Local Artists Turned Down by Jersey City Museum Staging ‘REJECTED!’ Show During Studio TourBy Jon Whiten • Sep 30th, 2010 • Category: Arts, Blog
In August, the Jersey City Museum put out a call for Jersey City-based artists for a fall show that would debut at the annual Artists Studio Tour; not long after, it sent rejection letters to the artists who didn’t make the cut, and included the names of all of them on the document.
Once Jersey City artist and curator Jim Legge saw that, he had an idea: why not stage a show featuring all of those talented artists?
“My disappointment at not being in the Jersey City Museum immediately dissipated when I started to see how many experienced, very talented, creative, professional artists were on the list of rejected,” Legge explains. “My gut feeling was, ‘I feel honored to be on this list.'”
He emailed the list of museum rejects, and many of them were immediately enthusiastic. A little while later, sculptor Joe Chirchirillo offered his studio space on 4th Street as a venue, and the show was born.
And so this weekend, while the Jersey City Museum hosts A Splendid Energy “to highlight local Jersey City artists,” Legge’s REJECTED! The Successful Creativity of Jersey City Artists will join it on the Studio Tour roster and coincide with Saturday’s 4th Street Art & Music Festival.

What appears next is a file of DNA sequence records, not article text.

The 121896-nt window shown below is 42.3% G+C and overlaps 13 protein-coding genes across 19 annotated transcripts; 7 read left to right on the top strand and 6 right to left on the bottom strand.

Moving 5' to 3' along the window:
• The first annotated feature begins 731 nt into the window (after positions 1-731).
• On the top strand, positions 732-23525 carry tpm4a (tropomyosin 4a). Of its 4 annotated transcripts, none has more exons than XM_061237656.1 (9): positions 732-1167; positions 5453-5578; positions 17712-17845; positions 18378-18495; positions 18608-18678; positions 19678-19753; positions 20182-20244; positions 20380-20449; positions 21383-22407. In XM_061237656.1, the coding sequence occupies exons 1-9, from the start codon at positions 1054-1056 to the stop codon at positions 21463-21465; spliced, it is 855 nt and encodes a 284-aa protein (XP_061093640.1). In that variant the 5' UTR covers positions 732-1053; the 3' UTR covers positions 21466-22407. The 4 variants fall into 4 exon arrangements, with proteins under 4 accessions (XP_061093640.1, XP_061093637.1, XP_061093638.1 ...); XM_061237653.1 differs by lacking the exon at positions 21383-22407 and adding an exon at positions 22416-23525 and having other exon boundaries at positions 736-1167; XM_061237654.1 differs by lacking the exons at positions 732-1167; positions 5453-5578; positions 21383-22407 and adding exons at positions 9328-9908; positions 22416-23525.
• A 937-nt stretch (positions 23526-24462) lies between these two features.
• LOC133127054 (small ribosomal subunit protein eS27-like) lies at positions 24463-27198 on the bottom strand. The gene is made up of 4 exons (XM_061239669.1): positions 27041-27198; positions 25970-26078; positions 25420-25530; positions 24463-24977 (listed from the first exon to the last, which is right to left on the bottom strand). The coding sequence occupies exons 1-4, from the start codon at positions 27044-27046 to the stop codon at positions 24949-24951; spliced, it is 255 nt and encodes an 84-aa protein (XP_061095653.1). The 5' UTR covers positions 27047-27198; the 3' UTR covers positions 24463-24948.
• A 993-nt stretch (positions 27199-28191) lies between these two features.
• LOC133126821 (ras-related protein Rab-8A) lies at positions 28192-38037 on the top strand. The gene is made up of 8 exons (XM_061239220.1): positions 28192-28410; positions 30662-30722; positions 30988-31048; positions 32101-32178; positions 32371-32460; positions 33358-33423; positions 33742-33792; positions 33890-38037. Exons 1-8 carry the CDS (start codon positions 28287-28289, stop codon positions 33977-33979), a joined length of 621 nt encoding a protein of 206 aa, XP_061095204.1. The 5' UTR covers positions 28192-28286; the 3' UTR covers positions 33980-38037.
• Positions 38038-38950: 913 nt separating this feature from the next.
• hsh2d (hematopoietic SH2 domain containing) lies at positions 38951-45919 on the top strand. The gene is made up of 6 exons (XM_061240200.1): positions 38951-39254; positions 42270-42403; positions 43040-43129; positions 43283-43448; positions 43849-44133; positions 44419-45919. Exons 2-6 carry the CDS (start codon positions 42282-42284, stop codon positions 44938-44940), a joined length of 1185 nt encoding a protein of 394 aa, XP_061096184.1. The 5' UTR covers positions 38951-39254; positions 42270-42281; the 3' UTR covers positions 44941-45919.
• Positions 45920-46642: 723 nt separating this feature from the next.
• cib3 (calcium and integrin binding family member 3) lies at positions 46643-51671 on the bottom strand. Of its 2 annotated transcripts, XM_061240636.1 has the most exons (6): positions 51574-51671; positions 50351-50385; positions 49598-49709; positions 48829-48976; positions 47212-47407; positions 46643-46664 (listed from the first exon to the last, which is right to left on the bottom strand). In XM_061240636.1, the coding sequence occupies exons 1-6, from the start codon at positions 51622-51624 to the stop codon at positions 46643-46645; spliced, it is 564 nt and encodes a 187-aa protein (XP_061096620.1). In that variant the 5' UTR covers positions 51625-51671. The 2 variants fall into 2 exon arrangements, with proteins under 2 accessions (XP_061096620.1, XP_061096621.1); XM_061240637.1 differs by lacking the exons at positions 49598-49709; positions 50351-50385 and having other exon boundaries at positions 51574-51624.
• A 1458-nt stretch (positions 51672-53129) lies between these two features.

Twenty-six Jersey City-based artists ended up participating in the show: Melissa Cacioppo, Matthew Caputo, Joseph Chirchirillo, Carl Ellis, Maureen Gallagher, Felix Gosse, Cheryl Gross, CP Harrik, Emily Helck, Aura Highsmith, Eugene Hyon, Monica Keller, Deirdre Kennedy, E. Jan Kounitz, Shawn Lang, Jim Legge, Mike Lindwasser, Ashley Lucas, Kristen Marino, Vincent Minervini, JoanMarie Palmer, James Post, Lynn Presley, Cheryl Sylivant, Sergio Sandino and Virna Vargas.
REJECTED! The Successful Creativity of Jersey City Artists; Joe Chirchirillo Studio; 373 4th St. Open Saturday and Sunday.
Like what you've read here? Please consider making a donation or becoming a sustaining member. As a grassroots news organization, we rely on community support -- as well as paid advertising -- to survive.